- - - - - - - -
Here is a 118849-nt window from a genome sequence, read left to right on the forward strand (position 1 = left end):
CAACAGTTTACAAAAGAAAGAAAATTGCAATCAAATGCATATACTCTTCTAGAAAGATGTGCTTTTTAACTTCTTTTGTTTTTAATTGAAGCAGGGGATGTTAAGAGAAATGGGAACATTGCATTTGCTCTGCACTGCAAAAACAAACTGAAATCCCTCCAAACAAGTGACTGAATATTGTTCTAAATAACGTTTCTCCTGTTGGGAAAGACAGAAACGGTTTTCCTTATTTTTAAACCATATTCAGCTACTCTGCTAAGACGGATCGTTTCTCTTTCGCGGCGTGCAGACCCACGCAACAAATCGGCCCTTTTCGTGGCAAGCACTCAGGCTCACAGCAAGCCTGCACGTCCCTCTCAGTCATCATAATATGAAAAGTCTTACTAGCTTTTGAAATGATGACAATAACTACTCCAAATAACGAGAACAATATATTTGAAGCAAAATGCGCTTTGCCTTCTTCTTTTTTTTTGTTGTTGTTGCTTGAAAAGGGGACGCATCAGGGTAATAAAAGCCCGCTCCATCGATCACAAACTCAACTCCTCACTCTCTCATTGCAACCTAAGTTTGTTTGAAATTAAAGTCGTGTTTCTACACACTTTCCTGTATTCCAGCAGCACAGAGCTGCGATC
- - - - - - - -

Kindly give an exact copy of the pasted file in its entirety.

Here is a 118849-nt window from a genome sequence, read left to right on the forward strand (position 1 = left end):
CAACAGTTTACAAAAGAAAGAAAATTGCAATCAAATGCATATACTCTTCTAGAAAGATGTGCTTTTTAACTTCTTTTGTTTTTAATTGAAGCAGGGGATGTTAAGAGAAATGGGAACATTGCATTTGCTCTGCACTGCAAAAACAAACTGAAATCCCTCCAAACAAGTGACTGAATATTGTTCTAAATAACGTTTCTCCTGTTGGGAAAGACAGAAACGGTTTTCCTTATTTTTAAACCATATTCAGCTACTCTGCTAAGACGGATCGTTTCTCTTTCGCGGCGTGCAGACCCACGCAACAAATCGGCCCTTTTCGTGGCAAGCACTCAGGCTCACAGCAAGCCTGCACGTCCCTCTCAGTCATCATAATATGAAAAGTCTTACTAGCTTTTGAAATGATGACAATAACTACTCCAAATAACGAGAACAATATATTTGAAGCAAAATGCGCTTTGCCTTCTTCTTTTTTTTTGTTGTTGTTGCTTGAAAAGGGGACGCATCAGGGTAATAAAAGCCCGCTCCATCGATCACAAACTCAACTCCTCACTCTCTCATTGCAACCTAAGTTTGTTTGAAATTAAAGTCGTGTTTCTACACACTTTCCTGTATTCCAGCAGCACAGAGCTGCGATC